Angela Swartz joined The Almanac in 2018 and covers education and small towns. She has a background covering education, city politics and business. Read more >>

Follow Palo Alto Online and the Palo Alto Weekly on Twitter @paloaltoweekly, Facebook and on Instagram @paloaltoonline for breaking news, local events, photos, videos and more.

Antiques Roadshow draws 2,500 to Filoli

Search for hidden treasures stops by Woodside estate

by / Almanac

Uploaded: Sun, Jul 3, 2022, 7:57 am
Updated: Tue, Jul 5, 2022, 9:13 am

A power outage and heat wave couldn't stop thousands of people, lugging wooden chairs, paintings, cabinets on wheels, lamps and more, from turning out at the Filoli Estate in Woodside for the Antiques Roadshow.

The show, which searches for America's hidden treasures, stopped at the 654-acre property on Wednesday, June 22, and so did 2,541 guests over the course of the day (the first ticket in was for 7:30 a.m. and the last guests entered at 4:30 p.m.). The Edgewood Fire knocked out power at Filoli the day before and it had not yet been restored the day of the show. Fortunately, the Antiques Roadshow always has a backup plan, according to producers, and used generators run out of trucks.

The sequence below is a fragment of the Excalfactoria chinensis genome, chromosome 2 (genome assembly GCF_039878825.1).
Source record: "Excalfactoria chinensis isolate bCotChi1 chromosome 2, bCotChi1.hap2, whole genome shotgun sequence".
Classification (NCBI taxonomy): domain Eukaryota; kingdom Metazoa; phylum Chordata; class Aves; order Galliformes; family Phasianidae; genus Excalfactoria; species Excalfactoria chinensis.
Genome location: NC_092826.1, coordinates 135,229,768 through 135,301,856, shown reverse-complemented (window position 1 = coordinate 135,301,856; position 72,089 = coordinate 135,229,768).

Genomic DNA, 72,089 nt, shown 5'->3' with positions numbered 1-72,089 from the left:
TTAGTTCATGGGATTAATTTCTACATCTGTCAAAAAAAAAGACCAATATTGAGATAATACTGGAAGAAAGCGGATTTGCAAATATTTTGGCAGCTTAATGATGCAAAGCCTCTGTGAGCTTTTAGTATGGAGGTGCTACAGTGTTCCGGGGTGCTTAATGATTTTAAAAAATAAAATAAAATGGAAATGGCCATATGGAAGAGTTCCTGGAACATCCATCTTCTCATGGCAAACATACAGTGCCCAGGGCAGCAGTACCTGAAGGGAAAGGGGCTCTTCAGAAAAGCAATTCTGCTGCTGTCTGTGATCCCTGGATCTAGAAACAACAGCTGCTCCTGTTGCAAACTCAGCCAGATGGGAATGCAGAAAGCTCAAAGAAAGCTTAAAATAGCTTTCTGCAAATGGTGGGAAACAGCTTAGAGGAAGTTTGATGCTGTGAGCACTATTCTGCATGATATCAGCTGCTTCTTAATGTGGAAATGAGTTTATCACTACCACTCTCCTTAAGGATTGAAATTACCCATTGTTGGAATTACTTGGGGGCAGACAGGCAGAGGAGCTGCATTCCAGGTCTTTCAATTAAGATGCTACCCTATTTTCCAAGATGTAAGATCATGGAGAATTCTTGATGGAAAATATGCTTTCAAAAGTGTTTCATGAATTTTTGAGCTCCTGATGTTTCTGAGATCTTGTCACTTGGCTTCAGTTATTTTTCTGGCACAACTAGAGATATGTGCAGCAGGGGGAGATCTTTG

"It was a truly impressive production day that went off without a hitch despite the power outage," said Filoli Marketing Manager Dani Hielscher in an email.

All appraisals were held outside on the lawns because of the ongoing COVID-19 pandemic. Filoli includes a 54,000-square-foot Georgian revival-style mansion and 16 acres of English Renaissance gardens.

When guests entered the venue, staff assigned them category codes for their appraisals. The 23 categories included paintings, sports memorabilia, toys, rugs, furniture and clocks. Each was allowed to bring two items. By the end of the day, the crew had filmed about 150 appraisals.

Arlie Sulka, a glass expert who specializes in Tiffany & Co., sat down with one attendee, Erin, to examine her green stained glass Tiffany lamp, which she inherited from her father. Sulka estimated the item is worth between $35,000 and $45,000.

One of the 70 appraisers on-site examined a Baltic amber necklace from Germany, worth around $125, from one attendee, Janeanne. She said she was surprised it wasn't worth more but was still grateful for the appraisal. This is her second time attending an Antiques Roadshow event; she was at the show's visit to San Francisco in 2002.

"People are happy to be here," Janeanne said after her appraisal. "It's a lovely atmosphere; we kind of need that nowadays. We're getting back (to normal from the pandemic)."

Mother and daughter Janet and Megan brought an orange cameo ring and a gold charm bracelet, worth about $150, that Janet's father gave her when she turned 18. Of course, the pair find the bracelet priceless for its sentimental value, Megan said.

The appraiser said the cameo ring is unique in that is it carved from coral.

The Filoli visit will air between January and May of 2023, according to producers. They'll know an airtime in the fall.